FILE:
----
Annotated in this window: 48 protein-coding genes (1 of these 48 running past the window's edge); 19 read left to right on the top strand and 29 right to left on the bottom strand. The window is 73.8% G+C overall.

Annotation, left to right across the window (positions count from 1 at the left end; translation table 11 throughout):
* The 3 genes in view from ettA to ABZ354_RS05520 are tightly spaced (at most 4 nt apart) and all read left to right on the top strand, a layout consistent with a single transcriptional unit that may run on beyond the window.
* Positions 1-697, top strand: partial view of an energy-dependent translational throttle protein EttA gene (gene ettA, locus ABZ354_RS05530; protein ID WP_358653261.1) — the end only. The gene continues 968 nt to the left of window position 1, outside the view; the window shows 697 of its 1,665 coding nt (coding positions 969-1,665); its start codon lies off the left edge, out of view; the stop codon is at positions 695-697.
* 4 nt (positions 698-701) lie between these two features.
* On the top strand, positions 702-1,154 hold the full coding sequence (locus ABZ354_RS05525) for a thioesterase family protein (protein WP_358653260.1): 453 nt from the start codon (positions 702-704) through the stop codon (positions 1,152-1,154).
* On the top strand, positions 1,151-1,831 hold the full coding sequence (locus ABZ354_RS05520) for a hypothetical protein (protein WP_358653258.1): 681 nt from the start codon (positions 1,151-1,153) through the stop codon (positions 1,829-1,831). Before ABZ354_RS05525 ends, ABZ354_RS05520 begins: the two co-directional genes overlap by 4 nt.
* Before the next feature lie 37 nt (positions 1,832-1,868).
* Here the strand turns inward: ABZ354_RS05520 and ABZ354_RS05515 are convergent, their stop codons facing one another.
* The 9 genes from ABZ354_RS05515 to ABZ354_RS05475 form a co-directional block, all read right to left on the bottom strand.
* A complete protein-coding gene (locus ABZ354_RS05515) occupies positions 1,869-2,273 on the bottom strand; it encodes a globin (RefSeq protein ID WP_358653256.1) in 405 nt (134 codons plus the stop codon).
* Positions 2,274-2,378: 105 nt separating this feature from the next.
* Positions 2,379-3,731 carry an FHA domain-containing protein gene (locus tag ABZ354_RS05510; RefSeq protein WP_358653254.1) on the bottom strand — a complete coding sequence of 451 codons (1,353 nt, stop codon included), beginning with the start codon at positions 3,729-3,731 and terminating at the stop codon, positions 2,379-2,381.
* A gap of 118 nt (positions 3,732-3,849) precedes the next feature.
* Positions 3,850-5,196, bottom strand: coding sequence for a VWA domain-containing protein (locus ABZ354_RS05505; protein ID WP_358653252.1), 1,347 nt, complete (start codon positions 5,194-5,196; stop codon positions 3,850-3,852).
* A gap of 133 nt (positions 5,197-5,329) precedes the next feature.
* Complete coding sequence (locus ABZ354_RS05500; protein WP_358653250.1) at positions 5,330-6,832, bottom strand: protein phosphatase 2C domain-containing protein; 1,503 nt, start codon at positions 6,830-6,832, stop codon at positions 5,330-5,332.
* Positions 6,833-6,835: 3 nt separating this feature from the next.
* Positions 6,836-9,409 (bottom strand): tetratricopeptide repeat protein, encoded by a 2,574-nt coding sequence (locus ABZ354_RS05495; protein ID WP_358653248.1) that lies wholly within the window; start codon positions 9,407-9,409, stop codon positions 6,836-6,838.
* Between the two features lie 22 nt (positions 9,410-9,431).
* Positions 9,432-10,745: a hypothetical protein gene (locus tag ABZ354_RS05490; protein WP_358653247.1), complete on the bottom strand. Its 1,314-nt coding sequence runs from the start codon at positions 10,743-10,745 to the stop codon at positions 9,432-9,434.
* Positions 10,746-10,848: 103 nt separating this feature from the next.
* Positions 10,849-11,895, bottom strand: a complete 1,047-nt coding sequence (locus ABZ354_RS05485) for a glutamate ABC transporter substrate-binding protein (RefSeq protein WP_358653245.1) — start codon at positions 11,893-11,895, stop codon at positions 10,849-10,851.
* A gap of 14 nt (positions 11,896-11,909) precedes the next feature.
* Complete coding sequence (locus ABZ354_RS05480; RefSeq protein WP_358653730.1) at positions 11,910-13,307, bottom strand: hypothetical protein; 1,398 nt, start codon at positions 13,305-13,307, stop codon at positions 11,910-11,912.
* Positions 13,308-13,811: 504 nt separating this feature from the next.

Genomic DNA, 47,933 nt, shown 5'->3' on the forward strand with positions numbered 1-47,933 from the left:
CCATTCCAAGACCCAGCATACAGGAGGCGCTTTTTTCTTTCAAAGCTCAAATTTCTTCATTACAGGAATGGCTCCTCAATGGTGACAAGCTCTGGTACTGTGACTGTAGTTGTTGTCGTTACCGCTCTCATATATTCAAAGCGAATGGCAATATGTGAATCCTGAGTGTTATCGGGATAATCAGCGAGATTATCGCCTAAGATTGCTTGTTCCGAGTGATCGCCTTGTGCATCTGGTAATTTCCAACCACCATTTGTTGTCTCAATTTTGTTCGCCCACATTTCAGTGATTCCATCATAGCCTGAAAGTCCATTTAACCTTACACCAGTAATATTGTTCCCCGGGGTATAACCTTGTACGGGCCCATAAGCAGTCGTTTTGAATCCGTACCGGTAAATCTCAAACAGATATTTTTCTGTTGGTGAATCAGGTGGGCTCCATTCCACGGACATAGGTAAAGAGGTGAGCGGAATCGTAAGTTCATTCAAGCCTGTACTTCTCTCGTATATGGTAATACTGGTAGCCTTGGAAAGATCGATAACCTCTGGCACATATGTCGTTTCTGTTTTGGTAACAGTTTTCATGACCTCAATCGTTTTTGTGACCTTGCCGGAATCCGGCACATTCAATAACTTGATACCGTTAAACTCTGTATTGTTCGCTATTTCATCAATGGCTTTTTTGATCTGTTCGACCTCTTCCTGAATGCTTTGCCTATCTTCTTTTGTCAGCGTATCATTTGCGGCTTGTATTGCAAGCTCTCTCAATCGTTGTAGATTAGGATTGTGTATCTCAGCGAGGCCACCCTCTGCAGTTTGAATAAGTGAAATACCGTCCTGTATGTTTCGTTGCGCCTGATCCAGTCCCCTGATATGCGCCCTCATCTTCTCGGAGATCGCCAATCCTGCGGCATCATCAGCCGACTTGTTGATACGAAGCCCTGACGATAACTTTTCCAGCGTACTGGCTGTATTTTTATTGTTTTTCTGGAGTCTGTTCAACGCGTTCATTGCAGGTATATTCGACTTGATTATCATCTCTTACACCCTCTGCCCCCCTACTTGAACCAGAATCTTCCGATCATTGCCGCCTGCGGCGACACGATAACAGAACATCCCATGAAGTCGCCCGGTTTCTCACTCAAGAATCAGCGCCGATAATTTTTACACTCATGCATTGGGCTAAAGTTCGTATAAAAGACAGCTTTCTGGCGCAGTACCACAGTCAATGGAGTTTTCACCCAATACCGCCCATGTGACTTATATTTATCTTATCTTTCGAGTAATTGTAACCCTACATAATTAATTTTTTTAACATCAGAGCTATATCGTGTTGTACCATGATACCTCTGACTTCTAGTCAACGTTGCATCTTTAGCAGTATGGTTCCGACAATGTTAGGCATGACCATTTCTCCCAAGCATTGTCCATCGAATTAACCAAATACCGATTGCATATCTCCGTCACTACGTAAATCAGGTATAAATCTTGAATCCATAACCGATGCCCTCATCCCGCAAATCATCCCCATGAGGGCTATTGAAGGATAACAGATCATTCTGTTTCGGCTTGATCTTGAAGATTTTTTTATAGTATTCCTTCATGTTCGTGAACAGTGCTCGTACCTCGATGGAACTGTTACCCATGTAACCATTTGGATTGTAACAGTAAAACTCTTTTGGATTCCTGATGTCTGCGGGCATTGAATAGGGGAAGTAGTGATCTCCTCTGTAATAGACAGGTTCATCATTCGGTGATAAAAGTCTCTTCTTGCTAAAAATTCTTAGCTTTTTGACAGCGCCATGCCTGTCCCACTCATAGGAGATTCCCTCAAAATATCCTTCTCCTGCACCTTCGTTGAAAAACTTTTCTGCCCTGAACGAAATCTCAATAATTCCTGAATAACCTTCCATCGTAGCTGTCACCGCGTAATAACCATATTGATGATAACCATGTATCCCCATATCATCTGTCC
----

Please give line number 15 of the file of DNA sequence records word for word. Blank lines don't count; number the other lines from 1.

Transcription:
* Positions 3,850-5,196, bottom strand: coding sequence for a VWA domain-containing protein (locus ABZ354_RS05505; protein ID WP_358653252.1), 1,347 nt, complete (start codon positions 5,194-5,196; stop codon positions 3,850-3,852).